April 17, 2024

La Ronge Northerner

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“We talk about what we endure and it's like we don't believe it”: Cameras condemning the hell they're going through

“We talk about what we endure and it's like we don't believe it”: Cameras condemning the hell they're going through

In Montreal, journalist Louis-Philippe Messier often travels on the run, in his desk bag, looking for fascinating subjects and people. He talks to everyone and is interested in all walks of life in this urban chronicle.

Victims of harassment, vandalism and break-ins by hard drug users, residents of a downtown building have fitted themselves with a surveillance camera system to document their ordeal, hoping the images will eventually lead decision makers to help them.

Last October I devoted a column to this grim situation on Berger Street, nicknamed “Crack Alley.” Nothing has changed since then. For residents of low-cost apartment buildings in the city, the disruption is permanent.

Across the street, the Aloe organization does humanitarian work ensuring that serious drug users have safe access to needles and clean consumption equipment. It's outside its walls where things get tough.

“Litter everywhere, dirty needles, screams in the middle of the night, fights, shouts, matches, always flashing lights, mobs of speeders blocking entrances and exits, selling or consuming in the basement is a daily reality. Our residents 365 days a year,” laments Guy Robert, chairman of the organization's board of directors.

“Cactus workers have shifts and holidays. But there is never any respite for our residents stuck in the situation. It's the torture of gout.”

Document attacks

Two weeks ago, Un roof en ville installed an elaborate surveillance camera system covering doors, entrances, stairs, corridors, etc.

“Last fall one of our residents was hit in the back with an iron bar, and a 74-year-old neighbor of mine was pushed and thrown to the ground by someone who forced his way in, so the police said we should if we want to. If we can identify the criminals, it will help to have the pictures,” Hortens, last A resident had a problem with crack smokers who refused to leave his entrance on Saturday February 10.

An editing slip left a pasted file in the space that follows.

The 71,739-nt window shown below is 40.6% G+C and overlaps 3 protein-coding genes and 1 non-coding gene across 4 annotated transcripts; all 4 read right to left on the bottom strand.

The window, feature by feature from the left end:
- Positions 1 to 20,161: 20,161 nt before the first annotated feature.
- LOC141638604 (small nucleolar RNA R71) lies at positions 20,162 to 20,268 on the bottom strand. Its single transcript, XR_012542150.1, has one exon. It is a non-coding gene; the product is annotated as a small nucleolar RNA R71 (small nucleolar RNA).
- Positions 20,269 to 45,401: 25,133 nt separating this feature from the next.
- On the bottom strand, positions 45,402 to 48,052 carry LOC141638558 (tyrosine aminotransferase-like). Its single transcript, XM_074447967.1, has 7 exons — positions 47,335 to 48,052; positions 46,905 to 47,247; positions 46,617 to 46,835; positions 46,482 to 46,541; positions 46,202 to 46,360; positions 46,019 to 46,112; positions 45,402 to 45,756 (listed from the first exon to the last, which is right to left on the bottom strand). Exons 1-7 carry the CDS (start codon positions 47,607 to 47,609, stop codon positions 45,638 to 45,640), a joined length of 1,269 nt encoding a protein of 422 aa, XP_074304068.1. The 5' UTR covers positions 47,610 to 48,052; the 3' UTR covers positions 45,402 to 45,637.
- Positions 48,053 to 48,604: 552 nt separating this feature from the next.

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“I lost patience because they told me to use another door, and there were definitely people who didn't want to move.”

“We talk about what we're putting up with, and we're not convinced. People have the nerve to say we're suffering from the 'not in my backyard' syndrome, but it's not in our backyard, it's in our faces, it's in our driveways, on our porches and it's keeping us up at night.” The old woman teams up with a neighbor to take her trash to the basement so she doesn't have to go there alone.

On the night of February 21-22, after I left, a man entered the building.

“Photography of a Rooftop in the City”

In the basement, broken globes testify to the habit of tearing them out and then removing the bulbs, plunging the porch into darkness.

“Most of the time, the guy who's able to get in lets his whole gang in. And there's about ten downstairs. You have to call 911. There was a big turd in the fire escape the other day, and it smelled all over the building.

At night, after I went to Hortens, the metal astragal of the front door was twisted.

Figure 1

The front door frame is twisted…

“Photography of a Rooftop in the City”

An intruder wandered the corridors.

Figure 1

An intruder walks up the stairs at night.

“Photography of a Rooftop in the City”

As for the front portico, no surprise: it had a crowd of crack smokers. Unfortunately, the Un Toit en Ville organization is at risk of quickly “recouping” the $15,000 it invested in its surveillance system.

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